Island Games in Gotland by Charlie Metcalfe

In March this year I received a call from Nick Groocock informing me that I had attained a qualifying time to enter the half marathon in the island games, which this year was to be held in Gotland in Sweden. He gave me a quick brief on what would be expected of me, asked me to have a think about it and get back to him asap.

I am a casual runner with little race experience, so from my point of view, I couldn’t see how I could possibly be ready to enter a race like this in such a short space of time.

My husband thought it was a fantastic opportunity and convinced me to say yes.

Forward 16 weeks of training and I am standing in Gotland, in my red white and blue Isle Of Wight tracksuit, I have never been a tracksuit kinda girl, but after living in one for the week, I think I am converted!!

Each island had a uniform in the form of a tracksuit but I think the IOW one was the smartest.

We stayed in a beautiful little town called Visby, Visby is the capital of Gotland and is surrounded by a medieval stone wall, inside the wall the streets are cobbled which can be tricky under foot especially when they are wet.

I think from the moment the plane touched down in Gotland my adrenaline started pumping. Due to the size of the Isle of Wight team we were split into two hotels, our athletics team stayed together in a hotel called The Gute which was very central to everything and near to the games village where most of the restaurants were situated.

The half marathon was the very last event of the whole games, which meant dealing with a week of nervous energy, though on the plus side also having a whole week to taper off properly.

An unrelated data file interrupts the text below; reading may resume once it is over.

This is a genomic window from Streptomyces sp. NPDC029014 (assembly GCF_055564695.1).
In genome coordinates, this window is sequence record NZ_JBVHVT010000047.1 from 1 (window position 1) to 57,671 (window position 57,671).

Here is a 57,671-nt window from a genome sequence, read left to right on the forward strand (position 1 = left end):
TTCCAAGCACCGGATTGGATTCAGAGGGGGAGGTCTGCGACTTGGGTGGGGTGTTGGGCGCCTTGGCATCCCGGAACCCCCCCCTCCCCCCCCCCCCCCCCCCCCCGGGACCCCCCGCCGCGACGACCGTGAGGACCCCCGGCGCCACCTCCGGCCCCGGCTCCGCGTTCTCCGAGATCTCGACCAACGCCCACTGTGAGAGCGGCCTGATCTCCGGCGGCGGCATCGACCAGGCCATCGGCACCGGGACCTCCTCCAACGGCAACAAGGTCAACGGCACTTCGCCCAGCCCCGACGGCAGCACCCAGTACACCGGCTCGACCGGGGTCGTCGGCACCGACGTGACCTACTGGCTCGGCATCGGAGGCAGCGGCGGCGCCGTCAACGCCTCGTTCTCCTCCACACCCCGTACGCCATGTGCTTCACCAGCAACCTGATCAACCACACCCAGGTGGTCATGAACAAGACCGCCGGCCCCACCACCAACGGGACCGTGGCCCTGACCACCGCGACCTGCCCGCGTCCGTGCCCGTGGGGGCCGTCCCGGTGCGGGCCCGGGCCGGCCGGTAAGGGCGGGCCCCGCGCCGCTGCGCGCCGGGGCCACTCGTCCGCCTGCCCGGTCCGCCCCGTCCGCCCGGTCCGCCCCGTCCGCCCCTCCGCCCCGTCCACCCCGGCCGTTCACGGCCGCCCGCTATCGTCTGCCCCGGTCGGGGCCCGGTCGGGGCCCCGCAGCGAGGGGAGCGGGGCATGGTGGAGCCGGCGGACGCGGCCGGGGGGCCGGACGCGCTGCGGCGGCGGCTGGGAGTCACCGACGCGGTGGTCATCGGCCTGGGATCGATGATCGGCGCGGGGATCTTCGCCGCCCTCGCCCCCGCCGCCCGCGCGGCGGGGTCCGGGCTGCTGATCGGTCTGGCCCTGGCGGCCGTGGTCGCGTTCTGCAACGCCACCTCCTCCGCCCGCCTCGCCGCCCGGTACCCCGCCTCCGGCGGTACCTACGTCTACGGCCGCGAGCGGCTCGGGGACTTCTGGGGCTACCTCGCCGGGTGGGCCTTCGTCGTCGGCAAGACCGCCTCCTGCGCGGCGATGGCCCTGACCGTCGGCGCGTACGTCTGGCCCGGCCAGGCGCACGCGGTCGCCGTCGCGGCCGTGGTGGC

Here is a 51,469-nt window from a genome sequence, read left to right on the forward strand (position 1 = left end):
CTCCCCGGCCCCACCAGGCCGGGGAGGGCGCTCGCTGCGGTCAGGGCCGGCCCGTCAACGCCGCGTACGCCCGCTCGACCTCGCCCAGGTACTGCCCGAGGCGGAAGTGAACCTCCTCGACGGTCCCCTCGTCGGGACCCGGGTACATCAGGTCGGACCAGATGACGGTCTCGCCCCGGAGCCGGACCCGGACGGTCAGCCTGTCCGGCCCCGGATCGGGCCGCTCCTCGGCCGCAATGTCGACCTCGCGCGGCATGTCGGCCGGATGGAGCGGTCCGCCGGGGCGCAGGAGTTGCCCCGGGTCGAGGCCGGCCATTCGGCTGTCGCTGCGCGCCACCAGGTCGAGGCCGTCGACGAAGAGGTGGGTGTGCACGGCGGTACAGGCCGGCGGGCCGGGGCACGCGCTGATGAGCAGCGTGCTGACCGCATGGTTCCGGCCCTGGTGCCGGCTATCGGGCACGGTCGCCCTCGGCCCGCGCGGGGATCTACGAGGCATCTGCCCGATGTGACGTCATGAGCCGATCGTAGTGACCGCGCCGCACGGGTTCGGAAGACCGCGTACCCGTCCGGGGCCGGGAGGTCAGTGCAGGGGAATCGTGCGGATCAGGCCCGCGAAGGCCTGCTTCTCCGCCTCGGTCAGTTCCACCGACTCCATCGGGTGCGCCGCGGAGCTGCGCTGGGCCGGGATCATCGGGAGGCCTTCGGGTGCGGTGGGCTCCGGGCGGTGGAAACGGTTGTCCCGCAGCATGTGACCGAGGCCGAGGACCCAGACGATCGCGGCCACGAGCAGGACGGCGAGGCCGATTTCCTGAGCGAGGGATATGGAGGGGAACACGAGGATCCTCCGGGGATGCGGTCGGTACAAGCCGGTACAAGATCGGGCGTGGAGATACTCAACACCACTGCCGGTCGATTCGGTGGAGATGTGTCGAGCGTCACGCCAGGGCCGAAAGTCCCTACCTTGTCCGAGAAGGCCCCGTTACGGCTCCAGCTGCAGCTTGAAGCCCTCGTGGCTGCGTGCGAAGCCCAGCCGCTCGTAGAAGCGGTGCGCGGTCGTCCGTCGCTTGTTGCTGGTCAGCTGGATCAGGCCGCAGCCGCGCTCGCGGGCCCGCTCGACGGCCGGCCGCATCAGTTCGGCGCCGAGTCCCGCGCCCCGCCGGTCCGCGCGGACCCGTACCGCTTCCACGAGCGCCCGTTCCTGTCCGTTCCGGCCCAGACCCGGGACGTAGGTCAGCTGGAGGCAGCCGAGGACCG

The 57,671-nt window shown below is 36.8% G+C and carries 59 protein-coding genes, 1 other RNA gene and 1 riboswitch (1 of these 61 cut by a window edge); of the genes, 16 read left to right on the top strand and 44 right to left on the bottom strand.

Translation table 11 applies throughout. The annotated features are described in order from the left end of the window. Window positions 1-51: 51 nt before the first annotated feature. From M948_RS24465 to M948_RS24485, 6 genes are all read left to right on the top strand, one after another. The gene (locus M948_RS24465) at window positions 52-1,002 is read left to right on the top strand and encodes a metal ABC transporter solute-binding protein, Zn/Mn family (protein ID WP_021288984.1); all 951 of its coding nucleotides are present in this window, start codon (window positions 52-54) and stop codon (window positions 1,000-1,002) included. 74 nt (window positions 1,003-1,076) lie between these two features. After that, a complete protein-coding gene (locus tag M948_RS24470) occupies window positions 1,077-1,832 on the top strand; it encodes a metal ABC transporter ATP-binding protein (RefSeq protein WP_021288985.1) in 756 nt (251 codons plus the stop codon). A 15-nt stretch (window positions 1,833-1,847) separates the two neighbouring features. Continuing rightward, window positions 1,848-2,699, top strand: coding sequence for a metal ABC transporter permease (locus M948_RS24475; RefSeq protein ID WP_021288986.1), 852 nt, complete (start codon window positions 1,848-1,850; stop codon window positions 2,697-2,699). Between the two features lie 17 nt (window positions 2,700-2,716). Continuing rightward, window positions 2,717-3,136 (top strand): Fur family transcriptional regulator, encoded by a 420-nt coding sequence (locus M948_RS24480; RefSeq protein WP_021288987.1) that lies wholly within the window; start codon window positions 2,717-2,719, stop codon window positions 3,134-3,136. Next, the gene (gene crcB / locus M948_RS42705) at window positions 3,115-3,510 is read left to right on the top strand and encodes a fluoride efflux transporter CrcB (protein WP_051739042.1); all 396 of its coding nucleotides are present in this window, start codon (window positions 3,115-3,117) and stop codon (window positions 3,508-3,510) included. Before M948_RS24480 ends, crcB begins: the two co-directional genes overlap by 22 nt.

I spent the week following our other IOW teams and athletes in events like Triathlon, mountain biking, steeplechase, hammer, 3000m, gymnastics, high jump, and long jump.  We got to watch some incredible athletes, the level of competition was insane.

 

The morning of the race was the best I had felt all week, perhaps that was because it was finally race day.

I was confident that in the time I had, I had done all I could and whatever the outcome it didn’t matter as long as I tried my best.  I knew I had tapered properly, eaten well, stayed re-hydrated and slept well now all that was left was to run.

Maybe it’s just me but on the start line of a race all the other women always look faster, fitter and more prepared than me.

I didn’t really have a plan as such, I just wanted to see how it felt sticking with the lead girls and take it from there.  It was raining hard and windy, the wind was on the nose all the way along the coast, which made it tougher but the first lap kind of flew by, when all of a sudden, I realised that I was still with the lead group and it had gone from ten ladies to four.

By mile eight two of the girls began to accelerate and managed to brake away, and although initially they weren’t miles ahead the gap was growing all the time. Around mile ten the third girl broke away, leaving me to chase her tail, but as hard as I tried I couldn’t seem to close the gap between us.

The final part of the race was a lap of the stadium which was awesome, and a great way to finish a race.

I have absolutely loved the opportunity to compete in the Island Games and would do it again with out hesitation.

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